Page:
The Routledge Handbook of Character Assassination and Reputation Management offers the first comprehensive examination of character assassination. Moving beyond studying corporate reputation management and how public figures enact and maintain their reputation, this lively volume offers a framework and cases to help understand, critically analyze, and effectively defend against such attacks. Written by an international and interdisciplinary team of experts, the book begins with a theoretical introduction and extensive description of the “five pillars” of character assassination: (1) the attacker, (2) the target, (3) the media, (4) the public, and (5) the context. The remaining chapters present engaging case studies suitable for class discussion. These include:


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Character Assassination as a Structurational Phenomenon

Character assassination (CA) is a rare topic in communication studies. Episodic research has addressed the use of character assassination in television news during international conflicts (Samoilenko, et al., 2017); negative campaigns and their effects on voters’ attitudes and behavior (Malloy and Pearson-Merkowitz, 2016); and the perception of character traits and personal values of CEOs during corporate crises (Seiffert-Brockmann, et al., 2018). These studies are traditionally grounded in social psychology and focus on the functional application of CA strategies.

Unfortunately, this approach to character assassination does not sufficiently explain the socio-cultural realities in which CA processes take place. This chapter advocates for a paradigm shift toward the sociocultural tradition of communication. It argues that character assassination needs a broader conceptualization outside of psychological theory. Character assassination is intrinsic to any social process that involves strategic communication, competition, or conflict. CA actions in social groups and institutions produce issues and events that further shape the sociocultural order, including ideological and power relations in society. As such, character assassination contributes to the modes of structuration to produce and reproduce social structures, as well as to induce social change. Acknowledging those contributions, this chapter examines character assassination as a structurational phenomenon.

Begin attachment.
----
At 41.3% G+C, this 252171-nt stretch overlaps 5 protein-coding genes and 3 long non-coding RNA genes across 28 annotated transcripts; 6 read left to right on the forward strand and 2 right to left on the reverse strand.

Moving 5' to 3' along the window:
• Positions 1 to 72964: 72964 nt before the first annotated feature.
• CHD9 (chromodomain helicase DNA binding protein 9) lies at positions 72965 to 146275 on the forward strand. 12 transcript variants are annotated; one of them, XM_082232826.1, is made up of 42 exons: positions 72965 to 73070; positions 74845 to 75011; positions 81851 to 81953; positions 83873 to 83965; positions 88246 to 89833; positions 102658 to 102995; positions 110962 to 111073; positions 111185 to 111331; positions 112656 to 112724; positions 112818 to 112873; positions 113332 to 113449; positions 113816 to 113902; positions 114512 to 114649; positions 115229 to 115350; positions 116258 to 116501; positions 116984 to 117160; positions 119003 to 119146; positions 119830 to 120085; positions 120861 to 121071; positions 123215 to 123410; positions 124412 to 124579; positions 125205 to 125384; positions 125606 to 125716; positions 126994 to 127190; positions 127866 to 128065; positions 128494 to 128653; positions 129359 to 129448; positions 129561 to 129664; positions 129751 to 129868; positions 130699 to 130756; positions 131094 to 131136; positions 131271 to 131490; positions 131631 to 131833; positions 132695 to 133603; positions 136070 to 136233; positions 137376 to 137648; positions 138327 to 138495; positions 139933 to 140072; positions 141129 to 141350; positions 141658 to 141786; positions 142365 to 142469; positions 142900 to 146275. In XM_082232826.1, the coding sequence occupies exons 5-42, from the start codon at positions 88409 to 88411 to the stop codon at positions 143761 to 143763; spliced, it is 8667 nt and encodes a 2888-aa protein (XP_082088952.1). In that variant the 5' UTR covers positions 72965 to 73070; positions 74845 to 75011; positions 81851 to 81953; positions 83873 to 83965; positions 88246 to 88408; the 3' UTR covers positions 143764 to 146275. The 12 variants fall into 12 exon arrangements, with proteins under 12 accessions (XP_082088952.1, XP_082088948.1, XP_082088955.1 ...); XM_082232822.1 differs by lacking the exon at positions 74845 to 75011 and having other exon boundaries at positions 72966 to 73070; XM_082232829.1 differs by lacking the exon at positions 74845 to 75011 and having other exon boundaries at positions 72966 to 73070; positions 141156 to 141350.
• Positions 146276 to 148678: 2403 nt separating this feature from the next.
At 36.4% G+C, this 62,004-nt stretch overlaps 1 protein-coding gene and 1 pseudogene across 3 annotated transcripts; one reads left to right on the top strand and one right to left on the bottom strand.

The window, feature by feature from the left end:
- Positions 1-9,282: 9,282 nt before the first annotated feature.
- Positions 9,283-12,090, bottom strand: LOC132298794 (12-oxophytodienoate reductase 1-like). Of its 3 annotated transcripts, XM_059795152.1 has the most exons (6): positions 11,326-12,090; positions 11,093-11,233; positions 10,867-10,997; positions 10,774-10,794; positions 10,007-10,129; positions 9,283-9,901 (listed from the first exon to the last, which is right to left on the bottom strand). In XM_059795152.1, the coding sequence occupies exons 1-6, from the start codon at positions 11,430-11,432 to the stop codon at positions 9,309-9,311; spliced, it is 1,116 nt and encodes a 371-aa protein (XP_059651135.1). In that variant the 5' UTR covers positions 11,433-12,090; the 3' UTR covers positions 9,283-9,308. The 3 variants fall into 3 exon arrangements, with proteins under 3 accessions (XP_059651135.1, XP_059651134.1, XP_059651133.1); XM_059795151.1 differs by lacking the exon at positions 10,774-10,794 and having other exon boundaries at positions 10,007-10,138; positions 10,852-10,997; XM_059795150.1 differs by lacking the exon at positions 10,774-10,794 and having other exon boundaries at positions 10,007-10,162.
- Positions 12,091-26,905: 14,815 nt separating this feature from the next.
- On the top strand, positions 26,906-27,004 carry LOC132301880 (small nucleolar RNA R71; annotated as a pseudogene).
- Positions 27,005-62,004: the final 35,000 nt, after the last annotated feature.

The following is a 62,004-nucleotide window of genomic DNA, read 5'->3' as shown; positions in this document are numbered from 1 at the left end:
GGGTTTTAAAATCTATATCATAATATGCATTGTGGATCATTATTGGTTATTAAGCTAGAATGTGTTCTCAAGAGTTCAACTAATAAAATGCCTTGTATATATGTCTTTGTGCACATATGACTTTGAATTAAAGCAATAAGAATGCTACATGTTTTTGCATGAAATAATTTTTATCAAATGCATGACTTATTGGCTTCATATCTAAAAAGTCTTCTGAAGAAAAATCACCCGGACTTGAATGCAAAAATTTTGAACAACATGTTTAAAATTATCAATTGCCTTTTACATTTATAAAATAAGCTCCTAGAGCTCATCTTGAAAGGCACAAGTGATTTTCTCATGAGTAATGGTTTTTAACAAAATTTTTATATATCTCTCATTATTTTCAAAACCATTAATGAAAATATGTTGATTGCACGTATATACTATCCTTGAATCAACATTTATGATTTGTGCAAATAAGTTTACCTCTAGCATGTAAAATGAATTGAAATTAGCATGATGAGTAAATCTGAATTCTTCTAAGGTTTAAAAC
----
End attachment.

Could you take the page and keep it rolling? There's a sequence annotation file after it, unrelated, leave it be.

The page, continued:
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Elaborating Funds of Knowledge: Community-Oriented Practices in International Contexts

This article discusses a sociocultural approach we have developed, which we refer to as funds of knowledge. The emphasis of the funds of knowledge work has been to develop both theory and methods through which educators can approach and document the funds of knowledge of families and re-present them on the bases of the knowledge, resources, and strengths they possess, thus challenging deficit orientations that are so dominant, in particular, in the education of working-class children. In this article, I present a translocation view of funds of knowledge and what we can learn theoretically and methodologically from this body of work. I review four studies conducted in different countries and sociocultural contexts. In each context, the researchers reorient the concept of funds of knowledge to address issues germane to their settings. The four studies from New Zealand, Spain, Australia, and Uganda used funds of knowledge to generate new ideas and positionalities regarding work with teachers, students, and families. None of the projects simply replicated the original studies conducted in the United States. The four studies documented empirically and represent pedagogically families and students as resourceful and helped educators arrange environments that are academically sound and strongly oriented to building on such resources for learning.